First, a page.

Rood Screen said...

Since the order of Mass is meant to lead the priest and congregation into the sacrifice of Christ, the proper evaluative tool should be active participation in the mystery.

I suppose a Mass celebrated without the presence of laymen could have its own rite (e.g. the Low Mass), since there is no need to promote the participation of a congregation.

To provide a specific answer to your question, the Orthodox celebrate the Sacrifice of Christ sacramentally, but the Lutherans do not. Therefore, the Roman Mass should have more in common with the Eastern Eucharistic rites.

John Nolan said...


I'm not sure I follow your argument. A Mass celebrated 'without the presence of laymen' need not be a Low Mass; in a monastic community it might well be a Solemn Mass. Only the Novus Ordo has adopted a variant rite for 'missa sine populo'. In the Roman Rite the Mass is the same whether or not there is a congregation, although the presence of a server is assumed except in very exceptional circumstances.

Since the efficacy of the Mass is ex opere operato, I can't see the need for any further 'evaluating tools'.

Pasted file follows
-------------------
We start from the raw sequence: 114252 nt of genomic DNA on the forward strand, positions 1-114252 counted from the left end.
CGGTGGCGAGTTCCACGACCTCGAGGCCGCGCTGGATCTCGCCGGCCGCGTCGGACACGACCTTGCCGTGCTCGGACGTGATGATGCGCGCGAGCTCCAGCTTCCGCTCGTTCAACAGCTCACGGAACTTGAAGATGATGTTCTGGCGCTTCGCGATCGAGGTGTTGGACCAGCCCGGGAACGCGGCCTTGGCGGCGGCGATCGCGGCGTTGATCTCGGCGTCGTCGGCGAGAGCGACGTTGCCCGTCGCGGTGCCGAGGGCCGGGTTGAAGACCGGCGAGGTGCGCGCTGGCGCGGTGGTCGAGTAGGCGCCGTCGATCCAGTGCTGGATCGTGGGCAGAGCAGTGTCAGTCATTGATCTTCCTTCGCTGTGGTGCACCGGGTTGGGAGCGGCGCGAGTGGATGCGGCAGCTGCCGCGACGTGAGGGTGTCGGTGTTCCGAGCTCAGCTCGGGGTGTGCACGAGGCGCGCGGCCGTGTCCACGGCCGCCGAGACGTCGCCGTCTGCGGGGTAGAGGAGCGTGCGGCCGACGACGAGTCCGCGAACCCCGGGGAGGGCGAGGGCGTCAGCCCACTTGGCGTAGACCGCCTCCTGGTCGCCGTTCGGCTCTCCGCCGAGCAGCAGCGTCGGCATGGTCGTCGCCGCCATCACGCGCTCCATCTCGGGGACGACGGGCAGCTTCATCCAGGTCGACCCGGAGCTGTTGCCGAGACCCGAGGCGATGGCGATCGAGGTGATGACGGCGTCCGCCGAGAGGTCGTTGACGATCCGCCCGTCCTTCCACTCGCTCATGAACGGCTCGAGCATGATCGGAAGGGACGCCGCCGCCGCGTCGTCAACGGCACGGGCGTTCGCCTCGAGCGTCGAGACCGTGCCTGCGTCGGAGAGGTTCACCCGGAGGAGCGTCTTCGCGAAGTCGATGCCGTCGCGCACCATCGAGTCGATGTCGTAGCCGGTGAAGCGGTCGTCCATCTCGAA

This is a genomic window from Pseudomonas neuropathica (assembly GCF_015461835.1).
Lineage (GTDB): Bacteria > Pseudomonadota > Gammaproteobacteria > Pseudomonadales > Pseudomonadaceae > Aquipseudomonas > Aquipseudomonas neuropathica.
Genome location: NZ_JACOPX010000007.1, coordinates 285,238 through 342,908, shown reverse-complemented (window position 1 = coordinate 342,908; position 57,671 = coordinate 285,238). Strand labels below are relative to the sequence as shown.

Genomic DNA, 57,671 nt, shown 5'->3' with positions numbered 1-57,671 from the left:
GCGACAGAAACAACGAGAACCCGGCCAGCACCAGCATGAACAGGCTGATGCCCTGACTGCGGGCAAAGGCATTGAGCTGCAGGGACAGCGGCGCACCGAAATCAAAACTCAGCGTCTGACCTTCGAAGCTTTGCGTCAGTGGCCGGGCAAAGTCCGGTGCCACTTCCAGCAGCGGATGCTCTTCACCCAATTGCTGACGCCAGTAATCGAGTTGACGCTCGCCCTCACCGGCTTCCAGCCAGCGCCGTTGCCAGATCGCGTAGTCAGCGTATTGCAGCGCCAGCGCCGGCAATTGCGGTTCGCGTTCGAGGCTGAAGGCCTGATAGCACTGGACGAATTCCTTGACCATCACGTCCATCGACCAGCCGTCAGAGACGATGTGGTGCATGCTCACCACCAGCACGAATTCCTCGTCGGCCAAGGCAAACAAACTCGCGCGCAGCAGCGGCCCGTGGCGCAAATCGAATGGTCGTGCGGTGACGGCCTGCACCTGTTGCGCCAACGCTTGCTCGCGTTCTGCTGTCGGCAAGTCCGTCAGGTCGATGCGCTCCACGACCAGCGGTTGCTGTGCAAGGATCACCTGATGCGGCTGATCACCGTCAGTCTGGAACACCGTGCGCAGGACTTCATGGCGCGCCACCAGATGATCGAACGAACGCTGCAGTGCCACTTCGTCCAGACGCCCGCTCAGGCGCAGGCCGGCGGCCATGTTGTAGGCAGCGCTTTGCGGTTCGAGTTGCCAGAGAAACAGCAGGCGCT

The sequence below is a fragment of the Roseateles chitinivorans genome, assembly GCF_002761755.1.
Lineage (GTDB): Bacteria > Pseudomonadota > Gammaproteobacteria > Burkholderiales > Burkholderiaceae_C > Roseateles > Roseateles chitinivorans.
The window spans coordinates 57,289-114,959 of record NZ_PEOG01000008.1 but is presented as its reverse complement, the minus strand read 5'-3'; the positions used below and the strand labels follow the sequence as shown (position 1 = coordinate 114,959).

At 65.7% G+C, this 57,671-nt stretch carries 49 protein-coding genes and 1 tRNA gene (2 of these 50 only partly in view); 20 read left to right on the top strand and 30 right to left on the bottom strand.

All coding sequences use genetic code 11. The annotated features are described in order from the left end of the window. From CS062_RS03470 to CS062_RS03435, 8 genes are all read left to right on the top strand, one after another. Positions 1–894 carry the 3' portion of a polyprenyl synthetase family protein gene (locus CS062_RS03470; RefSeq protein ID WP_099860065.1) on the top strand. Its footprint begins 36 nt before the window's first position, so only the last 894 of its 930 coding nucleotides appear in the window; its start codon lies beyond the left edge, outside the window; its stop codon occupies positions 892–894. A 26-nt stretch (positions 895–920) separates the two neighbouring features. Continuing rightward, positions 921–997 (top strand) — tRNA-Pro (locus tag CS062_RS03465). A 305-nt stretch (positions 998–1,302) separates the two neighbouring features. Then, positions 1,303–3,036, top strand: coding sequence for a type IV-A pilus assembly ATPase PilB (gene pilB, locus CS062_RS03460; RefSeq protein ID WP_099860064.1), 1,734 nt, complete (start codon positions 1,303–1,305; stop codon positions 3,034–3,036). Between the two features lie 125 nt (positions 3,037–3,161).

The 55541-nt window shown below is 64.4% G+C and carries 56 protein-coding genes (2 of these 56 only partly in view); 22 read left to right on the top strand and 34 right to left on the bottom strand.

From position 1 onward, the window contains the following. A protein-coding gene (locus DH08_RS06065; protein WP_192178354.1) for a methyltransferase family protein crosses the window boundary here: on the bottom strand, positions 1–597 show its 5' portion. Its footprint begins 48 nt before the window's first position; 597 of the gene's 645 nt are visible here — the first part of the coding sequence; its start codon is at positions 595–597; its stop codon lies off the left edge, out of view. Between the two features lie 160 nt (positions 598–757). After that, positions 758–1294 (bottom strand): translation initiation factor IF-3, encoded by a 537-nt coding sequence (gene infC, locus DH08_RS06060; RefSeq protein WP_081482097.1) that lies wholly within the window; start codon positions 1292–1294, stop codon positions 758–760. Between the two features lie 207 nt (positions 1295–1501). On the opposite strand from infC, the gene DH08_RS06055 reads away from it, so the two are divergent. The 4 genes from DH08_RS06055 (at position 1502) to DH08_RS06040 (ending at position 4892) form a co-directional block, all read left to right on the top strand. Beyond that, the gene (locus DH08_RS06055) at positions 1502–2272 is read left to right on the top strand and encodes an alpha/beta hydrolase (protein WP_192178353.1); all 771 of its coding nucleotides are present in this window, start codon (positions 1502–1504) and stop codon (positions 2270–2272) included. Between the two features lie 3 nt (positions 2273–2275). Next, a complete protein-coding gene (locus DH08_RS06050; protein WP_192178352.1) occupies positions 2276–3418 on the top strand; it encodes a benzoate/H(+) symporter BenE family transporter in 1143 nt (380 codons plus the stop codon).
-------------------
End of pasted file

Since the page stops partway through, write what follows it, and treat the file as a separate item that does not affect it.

qwikness said...

What kind of training for sub-deacons? Catechesis, liturgical rubric? How long or serious the training? weeks or one weekend or longer?

Fr. Allan J. McDonald said...

Unfortunately Pope Paul VI suppressed the order of sub-deacons in the Latin Rite only. There is not a ministry for them in the Ordinary Form of the Mass. With the revival of the EF Mass, there is, but since there aren't anymore subdeacons, deacons normally assume that role or a priest could. I don't think a lay person can.

John Nolan said...


Paul VI indeed in Ministeria Quaedam abolished the subdiaconate and the minor orders but also instituted the lay ministries of Lector and Acolyte (reserved of course to men). It is generally assumed that an instituted acolyte may assume the role of subdeacon in a solemn Mass, and a layman may substitute for a subdeacon (the so-called 'straw subdeacon') although he normally doesn't wear the maniple, which used to be conferred along with the order of subdeacon.